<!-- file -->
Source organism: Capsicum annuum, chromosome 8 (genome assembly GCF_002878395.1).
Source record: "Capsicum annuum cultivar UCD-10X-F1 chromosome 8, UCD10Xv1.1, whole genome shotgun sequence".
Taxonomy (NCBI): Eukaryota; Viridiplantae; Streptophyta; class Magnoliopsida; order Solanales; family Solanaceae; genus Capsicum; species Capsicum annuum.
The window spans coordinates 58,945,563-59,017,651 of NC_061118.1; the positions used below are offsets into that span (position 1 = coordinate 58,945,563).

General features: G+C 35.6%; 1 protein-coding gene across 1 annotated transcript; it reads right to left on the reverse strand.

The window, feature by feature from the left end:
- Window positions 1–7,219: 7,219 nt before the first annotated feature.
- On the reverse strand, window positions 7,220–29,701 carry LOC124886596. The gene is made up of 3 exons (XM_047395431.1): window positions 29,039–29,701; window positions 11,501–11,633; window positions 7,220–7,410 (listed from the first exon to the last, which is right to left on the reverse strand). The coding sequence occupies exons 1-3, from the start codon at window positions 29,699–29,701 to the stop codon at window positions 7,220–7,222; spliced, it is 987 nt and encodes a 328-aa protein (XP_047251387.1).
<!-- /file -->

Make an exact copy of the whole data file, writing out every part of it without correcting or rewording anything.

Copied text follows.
Source organism: Capsicum annuum, chromosome 8 (genome assembly GCF_002878395.1).
Source record: "Capsicum annuum cultivar UCD-10X-F1 chromosome 8, UCD10Xv1.1, whole genome shotgun sequence".
Taxonomy (NCBI): Eukaryota; Viridiplantae; Streptophyta; class Magnoliopsida; order Solanales; family Solanaceae; genus Capsicum; species Capsicum annuum.
The window spans coordinates 58,945,563-59,017,651 of NC_061118.1; the positions used below are offsets into that span (position 1 = coordinate 58,945,563).

General features: G+C 35.6%; 1 protein-coding gene across 1 annotated transcript; it reads right to left on the reverse strand.

The window, feature by feature from the left end:
- Window positions 1–7,219: 7,219 nt before the first annotated feature.
- On the reverse strand, window positions 7,220–29,701 carry LOC124886596. The gene is made up of 3 exons (XM_047395431.1): window positions 29,039–29,701; window positions 11,501–11,633; window positions 7,220–7,410 (listed from the first exon to the last, which is right to left on the reverse strand). The coding sequence occupies exons 1-3, from the start codon at window positions 29,699–29,701 to the stop codon at window positions 7,220–7,222; spliced, it is 987 nt and encodes a 328-aa protein (XP_047251387.1).